Hydraulic forks have been around since 1935.
The springs provide the preload function.
Damping works by forcing hydraulic fluid through orifices or shims.
The hydraulic fork has been with us since the BMW R12 in 1935. Since then, forks have been revised to no end in the pursuit of excellence, giving rise to electronically controlled suspension.
But how do they really work? What goes on in there?
The most basic principle involves inserting a spring in each fork. For many years, the spring was the only component to play the role of preload (keeping the suspension from bottoming out) and damping (absorbing shocks).
The earliest form of damping came in more… springs. Yup, you’ve got one with larger diameter, surrounding another with a smaller diameter. The former is longer than the latter, so as the fork compresses more due to a larger bump or shock, the shorter, more tightly wound spring comes into play to put up more resistance. This provides a rising rate suspension, in effect.
Hydraulic damper rod
Next to arrive was the hydraulic fork.
When the hydraulic damper appeared, fluid is pushed through orifices on a damper rod to create damping. The rod is inserted into each fork leg, on top of the spring. The damping rate – how the quickly the suspension reacts – depends on the size or sizes of the orifice or orifices.
Instead of using damper with orifices, a cartridge consists of different sized shims. Oil is then forced through. A soft shock will bend the weakest shim to allow oil through. Harder shocks will bend more shims to allow the wheel to move up at a faster rate. This means damping is more precise. One of the biggest advantages of the cartridge fork is that you can replace certain shims for different damping characteristics.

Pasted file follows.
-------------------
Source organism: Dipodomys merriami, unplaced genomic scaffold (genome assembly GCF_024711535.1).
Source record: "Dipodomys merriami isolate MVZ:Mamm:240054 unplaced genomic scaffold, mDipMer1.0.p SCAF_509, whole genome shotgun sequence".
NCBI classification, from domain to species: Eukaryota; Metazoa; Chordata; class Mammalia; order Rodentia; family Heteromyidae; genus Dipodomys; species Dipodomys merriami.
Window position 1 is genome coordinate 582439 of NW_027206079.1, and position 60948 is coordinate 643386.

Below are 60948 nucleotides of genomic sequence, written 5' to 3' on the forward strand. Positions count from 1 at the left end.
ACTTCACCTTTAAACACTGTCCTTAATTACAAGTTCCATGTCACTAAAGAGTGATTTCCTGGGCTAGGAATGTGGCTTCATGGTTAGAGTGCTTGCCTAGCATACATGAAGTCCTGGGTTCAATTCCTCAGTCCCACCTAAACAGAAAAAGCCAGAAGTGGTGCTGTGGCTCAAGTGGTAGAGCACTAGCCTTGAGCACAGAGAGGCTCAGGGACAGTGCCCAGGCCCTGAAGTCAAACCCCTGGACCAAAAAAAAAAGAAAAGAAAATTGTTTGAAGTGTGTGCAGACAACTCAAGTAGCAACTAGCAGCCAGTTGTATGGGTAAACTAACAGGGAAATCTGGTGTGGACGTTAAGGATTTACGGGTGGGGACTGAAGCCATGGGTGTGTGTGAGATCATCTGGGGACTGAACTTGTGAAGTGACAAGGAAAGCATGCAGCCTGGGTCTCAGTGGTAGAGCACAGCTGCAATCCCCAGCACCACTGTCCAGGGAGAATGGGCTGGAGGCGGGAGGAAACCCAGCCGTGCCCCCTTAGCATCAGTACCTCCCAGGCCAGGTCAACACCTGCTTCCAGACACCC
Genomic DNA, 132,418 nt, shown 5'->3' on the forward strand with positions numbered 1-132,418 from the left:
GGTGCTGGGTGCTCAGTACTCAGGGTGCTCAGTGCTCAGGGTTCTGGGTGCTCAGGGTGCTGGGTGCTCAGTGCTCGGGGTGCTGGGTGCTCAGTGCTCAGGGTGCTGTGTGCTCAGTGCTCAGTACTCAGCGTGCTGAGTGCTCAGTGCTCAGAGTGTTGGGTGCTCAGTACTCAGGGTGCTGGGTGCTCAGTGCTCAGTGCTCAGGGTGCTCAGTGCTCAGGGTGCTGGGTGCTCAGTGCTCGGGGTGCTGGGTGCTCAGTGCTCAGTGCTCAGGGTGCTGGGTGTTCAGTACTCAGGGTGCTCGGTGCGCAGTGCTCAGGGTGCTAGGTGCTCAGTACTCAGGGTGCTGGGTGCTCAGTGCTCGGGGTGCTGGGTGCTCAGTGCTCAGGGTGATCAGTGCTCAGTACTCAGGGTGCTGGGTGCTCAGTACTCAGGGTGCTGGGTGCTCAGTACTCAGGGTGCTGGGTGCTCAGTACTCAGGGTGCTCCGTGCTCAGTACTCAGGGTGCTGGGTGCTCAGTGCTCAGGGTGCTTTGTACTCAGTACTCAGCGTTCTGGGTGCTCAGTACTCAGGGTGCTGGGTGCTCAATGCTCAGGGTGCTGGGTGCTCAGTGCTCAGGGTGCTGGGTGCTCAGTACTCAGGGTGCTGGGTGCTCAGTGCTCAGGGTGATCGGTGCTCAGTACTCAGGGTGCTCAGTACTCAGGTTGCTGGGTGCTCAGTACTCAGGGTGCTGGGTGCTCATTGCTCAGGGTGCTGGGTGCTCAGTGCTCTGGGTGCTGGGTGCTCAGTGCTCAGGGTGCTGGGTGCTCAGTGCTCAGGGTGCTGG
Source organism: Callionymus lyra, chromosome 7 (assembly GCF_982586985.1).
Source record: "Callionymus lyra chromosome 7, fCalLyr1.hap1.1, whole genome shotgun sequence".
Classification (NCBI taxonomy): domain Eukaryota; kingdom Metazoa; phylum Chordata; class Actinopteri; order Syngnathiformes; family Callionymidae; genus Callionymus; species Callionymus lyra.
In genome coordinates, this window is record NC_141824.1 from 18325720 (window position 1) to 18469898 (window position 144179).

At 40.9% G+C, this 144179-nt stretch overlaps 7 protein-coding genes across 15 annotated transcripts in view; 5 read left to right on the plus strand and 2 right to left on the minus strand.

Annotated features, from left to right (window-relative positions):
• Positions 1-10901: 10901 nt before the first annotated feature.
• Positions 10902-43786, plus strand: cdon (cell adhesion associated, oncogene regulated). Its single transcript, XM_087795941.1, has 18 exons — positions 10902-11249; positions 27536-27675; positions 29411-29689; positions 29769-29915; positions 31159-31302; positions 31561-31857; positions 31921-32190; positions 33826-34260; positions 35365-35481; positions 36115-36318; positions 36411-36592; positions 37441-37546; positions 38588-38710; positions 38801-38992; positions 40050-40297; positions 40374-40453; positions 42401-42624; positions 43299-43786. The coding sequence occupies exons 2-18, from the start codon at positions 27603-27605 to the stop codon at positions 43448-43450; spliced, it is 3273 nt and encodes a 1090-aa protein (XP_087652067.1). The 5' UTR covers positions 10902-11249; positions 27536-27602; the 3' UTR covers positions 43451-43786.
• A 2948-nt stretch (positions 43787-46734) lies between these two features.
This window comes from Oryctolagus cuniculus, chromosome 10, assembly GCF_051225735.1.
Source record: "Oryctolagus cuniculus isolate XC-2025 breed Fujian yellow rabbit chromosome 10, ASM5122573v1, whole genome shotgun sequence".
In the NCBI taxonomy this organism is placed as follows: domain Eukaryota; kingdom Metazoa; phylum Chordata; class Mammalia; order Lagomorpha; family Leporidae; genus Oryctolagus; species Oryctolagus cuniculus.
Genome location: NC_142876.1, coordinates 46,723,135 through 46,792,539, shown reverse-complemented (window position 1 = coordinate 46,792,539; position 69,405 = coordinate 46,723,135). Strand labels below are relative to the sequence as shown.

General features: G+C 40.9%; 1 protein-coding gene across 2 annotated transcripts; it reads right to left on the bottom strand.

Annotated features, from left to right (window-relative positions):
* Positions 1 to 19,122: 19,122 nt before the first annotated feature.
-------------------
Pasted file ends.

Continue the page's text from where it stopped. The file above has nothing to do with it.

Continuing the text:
Separate function forks
As the name suggests, one fork leg holds the spring or springs, while the other size holds the damper mechanisms. The one with the spring controls preload, while the other checks damping. This way, the forks could be made to cater to their specific purposes. They can also be lighter as the components are not duplicated. Having different functions on each side doesn’t give off different feedback when the bike is turned to either side as the forks are tied to the same triple clamps.
These systems can control preload and damping, or separately depending on the bike. Instead of having the rider adjusting the parameters with tools (plus sweat), it’s all done through a button on the handlebar.
However, the principles remain the same. What’s different is that sensors on the fork and swingram provide real-time ride height and damping data to the suspension ECU. The ECU then determines the correct strategy i.e. setting, depending on the selected mode. The ECU then sends signals to servos to alter the parameters.
Damping works by converting kinetic energy (moving fluid) to heat. This is why oil is commonly used as it could absorb the heat plus has low flow resistance. Changing the oil to difference viscosities or amount alters the damping characteristics.
But bear in mind that it must be replaced at every 20,000 km.